University News

Satellite eateries spice up offerings

By
Staff Writer
Thursday, September 13, 2012

Shanghai Restaurant food has returned to the Blue Room after service was suspended last April when a student found a grasshopper in her food. Shanghai will be served Thursdays and Sundays, and for the first time, Mama Kim’s will be offered Tuesdays and Saturdays as an official menu fixture.

“We could not find a reasonable explanation for how this happened,” said Aaron Fitzsenry, Brown’s culinary manager of retail operations, about the grasshopper incident.    

Fitzsenry said he watched how food is prepared in Shanghai’s kitchen. Ray Hugh, Shanghai’s owner, has been very forthcoming with information, Fitzsenry said. Hugh brought forth all of his records concerning licensing, including his pest control licensing.

“We decided not to dwell,” Fitzsenry said. “And rather than speculate on anything that could’ve happened, we’re moving forward.”  

Other changes at the Blue Room and other satellite eateries include increasing a meal credit’s value to $6.60, up from $6.40. Some food prices have risen as ingredient costs have increased.

Kabob and Curry will continue to be served, available on Mondays, Wednesdays and Fridays. 

Breakfast specials will no longer be rotated in the mornings.

“Waffles weren’t great sellers,” Fitzsenry said. Instead of different rotating specials, the breakfast smoothie and parfait bars will be open every morning.  

New frittata sandwiches made with LaSalle Bakery croissants and Bagel Gourmet bagels will be made using cage-free eggs, and customers will be able to mix different vegetable options into the frittatas at no extra cost, Fitzsenry said.

The brand of tea at the Blue Room has also been changed. “I’m a tea drinker, and we found a fantastic, Brown grad-owned brand of tea,” Fitzsenry said, adding that the company, Teatulia, owned by Kazi Ahmed ’92, prioritizes sustainability.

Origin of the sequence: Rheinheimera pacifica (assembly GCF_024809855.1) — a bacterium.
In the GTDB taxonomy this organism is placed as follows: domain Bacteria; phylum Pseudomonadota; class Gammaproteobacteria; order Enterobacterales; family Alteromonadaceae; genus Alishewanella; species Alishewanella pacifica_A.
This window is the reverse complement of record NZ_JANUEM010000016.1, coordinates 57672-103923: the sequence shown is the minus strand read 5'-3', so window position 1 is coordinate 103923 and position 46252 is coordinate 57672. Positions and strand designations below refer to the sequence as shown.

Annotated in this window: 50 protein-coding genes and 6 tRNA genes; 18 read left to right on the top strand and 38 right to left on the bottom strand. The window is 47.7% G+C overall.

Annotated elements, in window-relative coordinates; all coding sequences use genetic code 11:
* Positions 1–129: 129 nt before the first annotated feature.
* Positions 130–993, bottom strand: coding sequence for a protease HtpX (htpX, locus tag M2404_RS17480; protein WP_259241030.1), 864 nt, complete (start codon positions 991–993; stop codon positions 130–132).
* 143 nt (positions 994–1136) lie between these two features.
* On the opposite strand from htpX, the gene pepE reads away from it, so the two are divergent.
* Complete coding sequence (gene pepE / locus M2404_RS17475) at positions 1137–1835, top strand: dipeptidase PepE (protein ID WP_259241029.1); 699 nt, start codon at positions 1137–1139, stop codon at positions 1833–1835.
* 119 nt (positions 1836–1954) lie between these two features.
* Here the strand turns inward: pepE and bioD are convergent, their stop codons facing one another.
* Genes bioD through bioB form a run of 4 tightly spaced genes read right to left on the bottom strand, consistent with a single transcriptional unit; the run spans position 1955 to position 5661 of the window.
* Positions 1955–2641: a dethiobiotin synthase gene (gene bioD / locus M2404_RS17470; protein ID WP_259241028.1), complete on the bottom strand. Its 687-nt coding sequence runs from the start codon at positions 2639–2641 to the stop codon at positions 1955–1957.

At Josiah’s, the soup station was removed and induction cooking equipment was installed. This new cooking station will feature various rotating specials.

“There’s a lot to choose from at that station,” Fitzsenry said, including fancy grilled cheeses, pho and, this week, gourmet tacos.  

“Somewhere in town, there is a great duck confit quesadilla, so we decided to make that our own over here,” Fitzsenry said. Tacos will be made with duck confit, pulled pork and Cajun shrimp with lime.  

For late-night eaters, Jo’s will now offer breakfast sandwiches on the weekends. Salad-eaters also have some new options – whole grain salad, pink salmon and Pearlini mozzarella. 

At the Ivy Room, there is now a “tossed-to-order salad bar” at lunchtime, Fitzsenry said. Organic dressings are now available, and those that are gluten- or lactose-free are more clearly labeled.

The Freshens station was removed in lieu of a new smoothie bar that uses yogurts from northeast businesses, including Narragansett Creamery, Chobani Greek and Stonyfield Farms, along with real fruit juices and various berry options, Fitzsenry said.  

The Gate is also offering new menu items, including four new types of pesto and new deli meats at the panini station – “all things that make a good hot sandwich,” Fitzsenry said­ – and 12-inch pizzas.

All of the dining halls will feature special cooking demonstrations this semester, with offerings such as garlic knot bruschetta, apple pie floats and a risotto bar, he added.

“We make it fun,” Fitzsenry said of the demonstrations. “I’ve gotten to play with fire in public, which is always a good time.”